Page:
Custom views

Configuring custom views and using display forms

Simple views

Creating basic views

So far, our types have used the default views. They use the display widgets from z3c.form, much like the add and edit forms use the edit widgets. This is functional, but not very attractive. Most types will need one or more custom view templates.

Dexterity types are no different from any other content type in Plone. You can register a view for your schema interface, and it will be available on your type. If the view is named view, it will be the default view, at least if you use the standard FTI configuration. This is because the FTI’s default_view property is set to view, and view is in the list of view_methods.

First create a view registration with a <browser:page /> ZCML directive in your `configure.zcml file:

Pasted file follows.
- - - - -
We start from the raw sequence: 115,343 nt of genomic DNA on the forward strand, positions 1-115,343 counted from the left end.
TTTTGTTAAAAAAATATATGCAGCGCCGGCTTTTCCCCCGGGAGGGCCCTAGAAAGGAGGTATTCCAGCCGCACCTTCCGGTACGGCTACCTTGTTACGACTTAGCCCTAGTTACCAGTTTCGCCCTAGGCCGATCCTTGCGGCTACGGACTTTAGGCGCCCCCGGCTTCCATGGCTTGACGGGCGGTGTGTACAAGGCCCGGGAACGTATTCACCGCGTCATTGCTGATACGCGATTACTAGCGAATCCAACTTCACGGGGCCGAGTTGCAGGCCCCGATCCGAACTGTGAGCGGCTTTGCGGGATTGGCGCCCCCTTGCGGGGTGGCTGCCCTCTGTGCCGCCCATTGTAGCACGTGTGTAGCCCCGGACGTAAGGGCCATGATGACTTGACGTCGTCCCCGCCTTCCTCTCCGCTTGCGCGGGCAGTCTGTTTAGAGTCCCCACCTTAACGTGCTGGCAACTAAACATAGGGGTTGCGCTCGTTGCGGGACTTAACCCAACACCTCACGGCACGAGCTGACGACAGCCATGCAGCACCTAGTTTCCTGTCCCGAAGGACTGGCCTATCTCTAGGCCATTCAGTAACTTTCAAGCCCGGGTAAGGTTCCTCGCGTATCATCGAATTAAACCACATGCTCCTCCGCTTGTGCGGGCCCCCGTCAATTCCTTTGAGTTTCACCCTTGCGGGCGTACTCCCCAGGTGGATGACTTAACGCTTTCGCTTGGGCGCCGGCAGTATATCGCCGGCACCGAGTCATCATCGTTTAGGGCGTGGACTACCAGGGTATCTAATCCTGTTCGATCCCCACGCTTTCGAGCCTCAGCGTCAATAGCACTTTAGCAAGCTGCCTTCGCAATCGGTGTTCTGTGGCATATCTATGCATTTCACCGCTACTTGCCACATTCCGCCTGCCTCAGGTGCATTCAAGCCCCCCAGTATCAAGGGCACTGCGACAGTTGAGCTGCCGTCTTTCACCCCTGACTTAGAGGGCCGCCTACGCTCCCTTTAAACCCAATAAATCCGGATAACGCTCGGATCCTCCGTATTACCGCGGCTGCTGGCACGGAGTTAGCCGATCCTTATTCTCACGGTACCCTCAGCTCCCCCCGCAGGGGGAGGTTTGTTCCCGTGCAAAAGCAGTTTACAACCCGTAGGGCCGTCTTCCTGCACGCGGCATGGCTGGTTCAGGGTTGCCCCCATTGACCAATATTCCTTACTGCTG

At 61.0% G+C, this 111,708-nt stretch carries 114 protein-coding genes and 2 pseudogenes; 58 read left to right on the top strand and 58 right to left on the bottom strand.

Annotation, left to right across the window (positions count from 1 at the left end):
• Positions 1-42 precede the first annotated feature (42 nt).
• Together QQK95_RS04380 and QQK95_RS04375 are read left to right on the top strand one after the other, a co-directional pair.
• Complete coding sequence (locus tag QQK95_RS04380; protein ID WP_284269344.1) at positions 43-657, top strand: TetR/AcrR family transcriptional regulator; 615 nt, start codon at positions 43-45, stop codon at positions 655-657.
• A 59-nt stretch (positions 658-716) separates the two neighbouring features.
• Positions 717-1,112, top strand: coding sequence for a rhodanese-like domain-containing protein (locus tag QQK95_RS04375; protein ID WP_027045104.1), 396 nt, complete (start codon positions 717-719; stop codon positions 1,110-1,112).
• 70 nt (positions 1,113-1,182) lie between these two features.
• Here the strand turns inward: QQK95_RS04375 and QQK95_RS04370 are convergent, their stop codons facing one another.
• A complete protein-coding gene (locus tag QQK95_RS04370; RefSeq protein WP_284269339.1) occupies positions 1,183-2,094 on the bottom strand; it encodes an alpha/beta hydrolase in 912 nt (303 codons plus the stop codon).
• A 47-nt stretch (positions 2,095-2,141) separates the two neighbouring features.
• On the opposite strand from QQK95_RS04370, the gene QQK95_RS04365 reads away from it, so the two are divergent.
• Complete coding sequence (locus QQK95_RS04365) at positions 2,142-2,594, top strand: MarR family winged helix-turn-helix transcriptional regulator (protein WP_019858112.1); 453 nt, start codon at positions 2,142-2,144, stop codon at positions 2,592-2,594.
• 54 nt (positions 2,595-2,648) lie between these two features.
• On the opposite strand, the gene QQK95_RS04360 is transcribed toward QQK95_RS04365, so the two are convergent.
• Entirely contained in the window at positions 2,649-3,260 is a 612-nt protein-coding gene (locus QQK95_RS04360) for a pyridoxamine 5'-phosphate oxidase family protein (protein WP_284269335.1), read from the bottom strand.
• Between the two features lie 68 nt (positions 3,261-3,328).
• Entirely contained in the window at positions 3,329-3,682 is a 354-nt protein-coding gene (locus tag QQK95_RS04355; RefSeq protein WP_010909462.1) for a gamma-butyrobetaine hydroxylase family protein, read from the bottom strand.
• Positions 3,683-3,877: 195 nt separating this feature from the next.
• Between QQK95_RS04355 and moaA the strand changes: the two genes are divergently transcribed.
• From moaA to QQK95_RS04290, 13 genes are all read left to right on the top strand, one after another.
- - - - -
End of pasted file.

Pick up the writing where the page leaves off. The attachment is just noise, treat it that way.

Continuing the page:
<configure
    xmlns="http://namespaces.zope.org/zope"
    xmlns:browser="http://namespaces.zope.org/browser">

  ...

  <browser:page
      name="view"
      for="example.conference.program.IProgram"
      class="example.conference.program.ProgramView"
      template="templates/programview.pt"
      permission="zope2.View"
      />

</configure>

Secondly add a browser view in program.py as follows:

from Acquisition import aq_inner
from example.conference.session import ISession
from plone import api
from Products.Five import BrowserView


class ProgramView(BrowserView):

    def sessions(self):
        """Return a catalog search result of sessions to show."""

        context = aq_inner(self.context)
        catalog = api.portal.get_tool(name='portal_catalog')